Marketing to the Poor

Marketing to the PoorQuestion: May God continue to bless your works for the impactful response to my request for hints, on what to do in order for Nigerians to give a little to change the lives of the rural poor. It was quite rewarding to me personally and my organisation generally. I’m back with another related question – What is the place of marketing towards alleviating the plight of the poor? – Geraldine Kumba.

For the benefit of other readers, Madame. Geraldine Kumba works for a humanitarian/developmental organisation that has helping the poor in Nigeria as a major objective. Her earlier query and my response to a related issue are conveyed in an earlier article entitled, Promotion for Nigerians to give a little to change lives. Request for it, if you are interested or visit the business section of Comptes" (Nigerian online news/other purposes portal).

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As you know, the principles of marketing are applicable to various endeavours. That is why there is justification in your interest towards ascertaining if marketing is applicable to other areas of your calling, aside from what this earlier piece harped on. I strongly support the improvement of the lot of the poor through genuinely strengthening his economic position (through creation of opportunities to raise his incomes and improve his livelihoods), rather than handouts in the form of humanitarian gestures. The old saying, “stop giving me fish, but teach me how to fish instead” holds in this regard.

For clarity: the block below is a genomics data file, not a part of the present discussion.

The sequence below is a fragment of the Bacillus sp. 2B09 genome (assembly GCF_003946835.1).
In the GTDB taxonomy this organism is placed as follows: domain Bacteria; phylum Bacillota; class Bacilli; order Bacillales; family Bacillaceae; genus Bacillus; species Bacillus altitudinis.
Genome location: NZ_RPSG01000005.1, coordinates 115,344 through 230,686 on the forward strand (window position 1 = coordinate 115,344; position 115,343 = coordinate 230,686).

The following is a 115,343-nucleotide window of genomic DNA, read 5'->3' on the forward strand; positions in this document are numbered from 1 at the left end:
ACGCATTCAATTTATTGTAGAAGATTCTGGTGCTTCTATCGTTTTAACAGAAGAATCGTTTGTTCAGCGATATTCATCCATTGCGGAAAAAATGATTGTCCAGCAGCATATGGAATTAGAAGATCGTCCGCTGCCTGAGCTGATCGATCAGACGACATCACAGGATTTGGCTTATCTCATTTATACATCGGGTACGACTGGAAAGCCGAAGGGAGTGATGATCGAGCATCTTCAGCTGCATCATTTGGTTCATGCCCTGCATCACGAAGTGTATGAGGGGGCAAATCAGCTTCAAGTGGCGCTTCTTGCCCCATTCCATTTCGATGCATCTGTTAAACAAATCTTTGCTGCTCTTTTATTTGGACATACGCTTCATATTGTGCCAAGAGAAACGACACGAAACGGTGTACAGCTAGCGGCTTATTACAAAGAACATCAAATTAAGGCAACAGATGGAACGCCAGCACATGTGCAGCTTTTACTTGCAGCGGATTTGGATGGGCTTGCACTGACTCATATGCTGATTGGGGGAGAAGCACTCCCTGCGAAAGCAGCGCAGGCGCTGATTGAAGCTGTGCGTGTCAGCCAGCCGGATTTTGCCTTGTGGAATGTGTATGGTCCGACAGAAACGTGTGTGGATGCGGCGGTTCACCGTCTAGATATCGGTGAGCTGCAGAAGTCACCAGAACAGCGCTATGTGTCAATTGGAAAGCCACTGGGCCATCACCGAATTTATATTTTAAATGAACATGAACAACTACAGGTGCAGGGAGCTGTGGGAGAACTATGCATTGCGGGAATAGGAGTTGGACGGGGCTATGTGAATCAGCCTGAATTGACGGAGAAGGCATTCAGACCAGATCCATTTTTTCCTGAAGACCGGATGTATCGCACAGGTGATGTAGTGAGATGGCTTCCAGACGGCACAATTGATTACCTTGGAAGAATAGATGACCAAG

May I state clearly here that I’m a proponent of an approach in marketing tagged, Marketing to the Poor” or in the words of C.K. Prahalad, “Bottom of the pyramid” (BoP) marketing. It is also referred as “Base of pyramid” (BoP). In economics, the bottom of the pyramid is the largest, but poorest socio-economic group (with the few very rich comprising the apex, the top-most part).

The bottom is comprised of the more than 2 billion people (in global term) that live on less than $2 per day. Prahalad urged that, “if we stop thinking of the poor as victims or as a burden, and start recognising them as resilient and creative entrepreneurs and value-conscious consumers, a whole world of opportunity will be open”. BoP is a model of doing business that deliberately targets the poor, often applying new technologies.

In this article, I intend dwelling extensively on this concept, pointing out related product designs (created around customer need, often involving manufacturing from local materials, cheap and affordable to the poor); business models (made to create income for the rural or urban poor); and even projects all reflective of marketing to the poor. BoP should not be left to initiatives in Corporate Social Responsibility (CSR), as there is money to be made at the bottom of the pyramid. The poor can be empowered through engagements in vital productive system (without exploitation), bringing such out of poverty and impacting on the country’s economy generally.

As regards sponsoring related initiatives, many are likely to see such as of governments’ or development organisations’ engagements. A change in this trend has aroused my interest, as private sector (my constituency) organisations are now making increasing in-road into this area.